Man with Down syndrome at Paris March for Life: ‘Protect the weakest’

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While 700,000 marchers flocked to Washington, D.C. to stand up for the rights of the preborn, a record number were also marching for in Paris. The March for Life in Paris, a non-denominational and non-partisan event, is the largest annual pro-life gathering in Europe, and the number of attendees continues to grow. In 2009, a reported 20,000 people came to march. This year’s 13th annual event saw an estimated 50,000 people, a massive increase, attend the January 20th protest, many of whom were between 18 and 35 years old.

One powerful witness came from one of these young people. Francois, a 20-year-old man with Down Syndrome, addressed the crowd. “I have a heart like you,” he said. “I am like you. I love life! My life is beautiful, even with Trisomy 21. I ask you always to protect the weakest.”

People with Down syndrome are routinely targeted for eugenic abortion, especially in Europe. In France in 2015, the abortion rate after a diagnosis of Down Syndrome was reported as 77%. In many parts of the European Union, it’s much closer to 90%. In Iceland, it is almost 100%, with just one or two children born with the condition each year.

The March for Life in Paris began in 2005, as French pro-life organizations came together to protest 30 years of legalized abortion. It is held on or around the January 18th anniversary of the legalization of abortion in France. This year’s Paris March for Life had as a theme the issues of conscience protections for health care workers, among others.

Life offers no guarantee, but abortion gives no chance.

Life offers no guarantee, but abortion gives no chance.

Also forefront among the issues in this year’s march was the recommendation of France’s highest bioethics body that IVF should be available to all, and an “expansion of eugenic policies.” Nicolas Sévillia of the Jérôme Lejeune Foundation, which helps organize the Paris march, has put this march in the context of the “yellow vest protests.” The protests are a populist movement, whose social and political influence points to the possibility for popular manifestation to change the national discourseon various issues. Hitherto, bioethical and social issues have been excluded from what has been called “the great national debate.” The March hopes to change that, as yellow vest protesters joined the pro-life march.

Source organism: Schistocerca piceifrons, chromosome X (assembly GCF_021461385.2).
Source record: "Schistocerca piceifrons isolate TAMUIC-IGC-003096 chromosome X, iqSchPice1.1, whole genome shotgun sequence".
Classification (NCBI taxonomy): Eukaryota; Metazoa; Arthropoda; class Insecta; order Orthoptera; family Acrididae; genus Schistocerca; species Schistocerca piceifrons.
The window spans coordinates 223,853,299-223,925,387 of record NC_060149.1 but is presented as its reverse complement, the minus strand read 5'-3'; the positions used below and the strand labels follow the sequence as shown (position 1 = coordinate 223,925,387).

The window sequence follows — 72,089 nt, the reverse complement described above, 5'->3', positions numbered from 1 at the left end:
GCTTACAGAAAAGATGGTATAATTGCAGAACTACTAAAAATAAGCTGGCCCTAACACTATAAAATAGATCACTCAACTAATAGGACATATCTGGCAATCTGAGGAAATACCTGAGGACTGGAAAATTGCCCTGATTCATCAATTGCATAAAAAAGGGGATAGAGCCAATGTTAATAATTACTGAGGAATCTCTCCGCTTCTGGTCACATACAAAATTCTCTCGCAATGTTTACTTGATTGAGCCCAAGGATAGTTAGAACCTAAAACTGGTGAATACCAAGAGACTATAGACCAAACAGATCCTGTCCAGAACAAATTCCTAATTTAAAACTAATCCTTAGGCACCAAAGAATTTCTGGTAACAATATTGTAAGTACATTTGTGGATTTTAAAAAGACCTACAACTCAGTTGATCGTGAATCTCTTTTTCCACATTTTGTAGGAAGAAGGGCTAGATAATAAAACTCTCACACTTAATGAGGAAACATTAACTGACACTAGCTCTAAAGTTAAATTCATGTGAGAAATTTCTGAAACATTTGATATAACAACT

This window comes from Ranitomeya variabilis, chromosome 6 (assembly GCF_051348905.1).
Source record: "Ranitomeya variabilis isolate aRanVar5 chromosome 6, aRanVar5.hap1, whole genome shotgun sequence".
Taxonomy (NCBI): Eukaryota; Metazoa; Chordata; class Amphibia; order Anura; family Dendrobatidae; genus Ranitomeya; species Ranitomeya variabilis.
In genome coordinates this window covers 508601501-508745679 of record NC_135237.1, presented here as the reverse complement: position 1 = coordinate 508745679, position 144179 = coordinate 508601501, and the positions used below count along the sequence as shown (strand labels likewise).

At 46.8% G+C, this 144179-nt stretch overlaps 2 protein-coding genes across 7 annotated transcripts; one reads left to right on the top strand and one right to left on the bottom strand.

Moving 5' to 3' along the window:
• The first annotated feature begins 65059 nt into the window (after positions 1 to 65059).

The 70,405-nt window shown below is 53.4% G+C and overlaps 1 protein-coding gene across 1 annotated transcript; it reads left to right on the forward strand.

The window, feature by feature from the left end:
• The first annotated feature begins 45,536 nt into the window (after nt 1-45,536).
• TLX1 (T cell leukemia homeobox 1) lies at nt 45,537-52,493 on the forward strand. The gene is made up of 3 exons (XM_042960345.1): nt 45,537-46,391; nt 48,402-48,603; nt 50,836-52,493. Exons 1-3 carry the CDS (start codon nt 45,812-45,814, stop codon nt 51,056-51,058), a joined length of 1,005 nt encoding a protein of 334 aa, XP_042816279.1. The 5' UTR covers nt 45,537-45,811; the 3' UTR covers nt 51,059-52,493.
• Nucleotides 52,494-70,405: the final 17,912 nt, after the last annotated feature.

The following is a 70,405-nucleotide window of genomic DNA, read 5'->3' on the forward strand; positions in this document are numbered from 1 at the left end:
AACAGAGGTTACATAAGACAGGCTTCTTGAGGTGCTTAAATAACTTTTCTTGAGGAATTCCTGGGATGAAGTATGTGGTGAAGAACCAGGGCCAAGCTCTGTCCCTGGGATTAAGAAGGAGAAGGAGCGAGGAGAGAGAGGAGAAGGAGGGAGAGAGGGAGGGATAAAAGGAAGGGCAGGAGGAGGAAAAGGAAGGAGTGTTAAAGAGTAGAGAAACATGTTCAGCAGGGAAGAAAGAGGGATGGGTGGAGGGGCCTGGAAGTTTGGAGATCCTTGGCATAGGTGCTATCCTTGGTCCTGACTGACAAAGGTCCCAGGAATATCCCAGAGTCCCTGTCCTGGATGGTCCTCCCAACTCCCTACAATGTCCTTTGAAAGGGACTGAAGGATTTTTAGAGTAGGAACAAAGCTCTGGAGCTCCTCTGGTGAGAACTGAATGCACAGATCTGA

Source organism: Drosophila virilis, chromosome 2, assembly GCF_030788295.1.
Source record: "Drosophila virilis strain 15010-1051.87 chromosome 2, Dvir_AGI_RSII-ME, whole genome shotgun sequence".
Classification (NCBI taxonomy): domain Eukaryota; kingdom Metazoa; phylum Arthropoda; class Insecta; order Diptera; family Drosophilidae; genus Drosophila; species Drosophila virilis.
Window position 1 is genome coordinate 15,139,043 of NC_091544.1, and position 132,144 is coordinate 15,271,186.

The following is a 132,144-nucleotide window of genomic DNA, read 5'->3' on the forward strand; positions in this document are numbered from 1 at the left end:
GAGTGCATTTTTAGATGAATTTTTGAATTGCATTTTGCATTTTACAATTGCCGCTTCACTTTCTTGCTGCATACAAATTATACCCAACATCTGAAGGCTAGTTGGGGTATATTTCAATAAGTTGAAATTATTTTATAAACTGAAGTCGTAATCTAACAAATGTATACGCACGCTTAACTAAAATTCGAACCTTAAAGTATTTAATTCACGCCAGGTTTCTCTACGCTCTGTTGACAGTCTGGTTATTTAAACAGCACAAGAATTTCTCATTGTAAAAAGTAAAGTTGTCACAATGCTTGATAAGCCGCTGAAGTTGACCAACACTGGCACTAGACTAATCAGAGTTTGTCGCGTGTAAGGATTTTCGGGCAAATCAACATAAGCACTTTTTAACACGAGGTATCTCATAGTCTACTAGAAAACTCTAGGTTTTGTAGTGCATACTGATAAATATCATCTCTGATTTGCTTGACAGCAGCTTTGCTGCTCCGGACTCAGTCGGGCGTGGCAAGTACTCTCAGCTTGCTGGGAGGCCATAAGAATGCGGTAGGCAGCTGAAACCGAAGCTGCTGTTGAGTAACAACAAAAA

This year, Argentina figured prominently in the March, as senator Mario Fiad, president of the Health Commission, attended and addressed the March. In August, the Argentinian senate voted against the legalization of abortion, despite international pressure. A strong showing of Argentinians traveled for the gathering, wearing handkerchiefs in the color of the Argentinian flag, festooned with pro-life slogans.

lf a native of Argentina, addressed the March through the Papal Nuncio, saying, “All the evil done in the world can be summed up in contempt for life.” He encouraged the participants to “bear witness to the inalienable values of human dignity and human life.”

France has around 220,000 abortions per year. It is estimated that one in three French women have abortions in their lifetimes.

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